2) The left is the aggressor in the culture wars.  They're the ones who want to take God out of the public square.  They're the ones who want six year olds to attend gay weddings.  They're the ones proposing taxpayer subsidized abortion.  Why should we feel bad about fighting back?  The tactics the left hates so much basically involves us calling them out on who they really are and telling the public what they really want to do.  What's wrong with that?

 

3) George W. Bush's Anti-Terrorist policies have worked.  In the next year, Obama will face politically difficult decisions regarding Patriot Act renewal, Guantanamo Bay, and surging in Afghanistan.  If Obama continues Bush's policies, we should quietly work with him to give him the votes he needs in Congress while letting him take the heat from his base.  On the other hand, if he chooses to discontinue any of these vital policies, we should come at him with everything we've got.  If this happens, there should be no hesitation to point out that "Barack Obama does not care about Americans' safety.  It's too soon to tell how this will play out, but we should be prepared for either possibility.

 

4) We really do love America more than they do.  I know it's not politically correct to say, but after 9/11 conservatives did this while liberals did this.  A couple weeks ago Joel Stein (of all people) penned this amazingly perceptive and surprisingly honest column.  Stein admits:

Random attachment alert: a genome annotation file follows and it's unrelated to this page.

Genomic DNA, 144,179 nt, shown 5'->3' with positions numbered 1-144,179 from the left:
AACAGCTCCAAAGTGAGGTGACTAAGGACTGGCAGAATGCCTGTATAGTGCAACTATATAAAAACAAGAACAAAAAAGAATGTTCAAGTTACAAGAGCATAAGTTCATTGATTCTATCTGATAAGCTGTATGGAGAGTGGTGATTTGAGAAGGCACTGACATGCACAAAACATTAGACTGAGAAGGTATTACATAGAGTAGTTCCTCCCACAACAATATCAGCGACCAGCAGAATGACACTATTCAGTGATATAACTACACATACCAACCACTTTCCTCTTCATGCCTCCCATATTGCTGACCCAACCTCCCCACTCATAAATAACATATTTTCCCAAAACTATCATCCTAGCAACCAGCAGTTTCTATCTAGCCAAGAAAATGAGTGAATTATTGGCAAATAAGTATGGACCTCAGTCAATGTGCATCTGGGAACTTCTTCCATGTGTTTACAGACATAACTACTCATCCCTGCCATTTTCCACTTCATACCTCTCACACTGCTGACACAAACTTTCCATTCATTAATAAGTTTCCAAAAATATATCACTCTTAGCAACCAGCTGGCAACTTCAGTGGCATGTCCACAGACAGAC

Conservatives feel personally blessed to have been born in the only country worth living in. I, on the other hand, just feel lucky to have grown up in a wealthy democracy. If it had been Australia, Britain, Ireland, Canada, Italy, Spain, France, Luxembourg, Belgium, the Netherlands, Switzerland, Japan, Israel or one of those Scandinavian countries with more relaxed attitudes toward sex, that would have been fine with me too.

While his statement about sex was particularly pompus and obnoxious, this entire paragraph (and column) is revealing.  Liberals don't wear articles of clothing with American Flags; Conservatives do.

On a similar note, I would never have had my kids baptized by this guy.  I would never work with this guy on education.  That's why Michelle Bachman is my hero.

Ok, I've said a mouthful.  Comments on this one should be interesting.

Thoughts/Suggestions???

Profiles in Lacking Courage

Podcast Show Notes 

Obama called for a lack of political courage by a Congressman campaigning for him. (Hat Tip: Don Surber.)

Former Obama speech writer endorsing McCain receives death threats. (Hat Tip: Dawn Patrol.)

A whistleblower tells the truth about the Democrats unprecedented malfeasance for security in online donations.

2,200 people registered vote in both Florida and Allen County, Indiana. (Hat Tip: Red State.)

Another case of out of state voting Fraud in Ohio. (Hat Tip: Red State.)

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Into The Heart Of Darkness, Part 1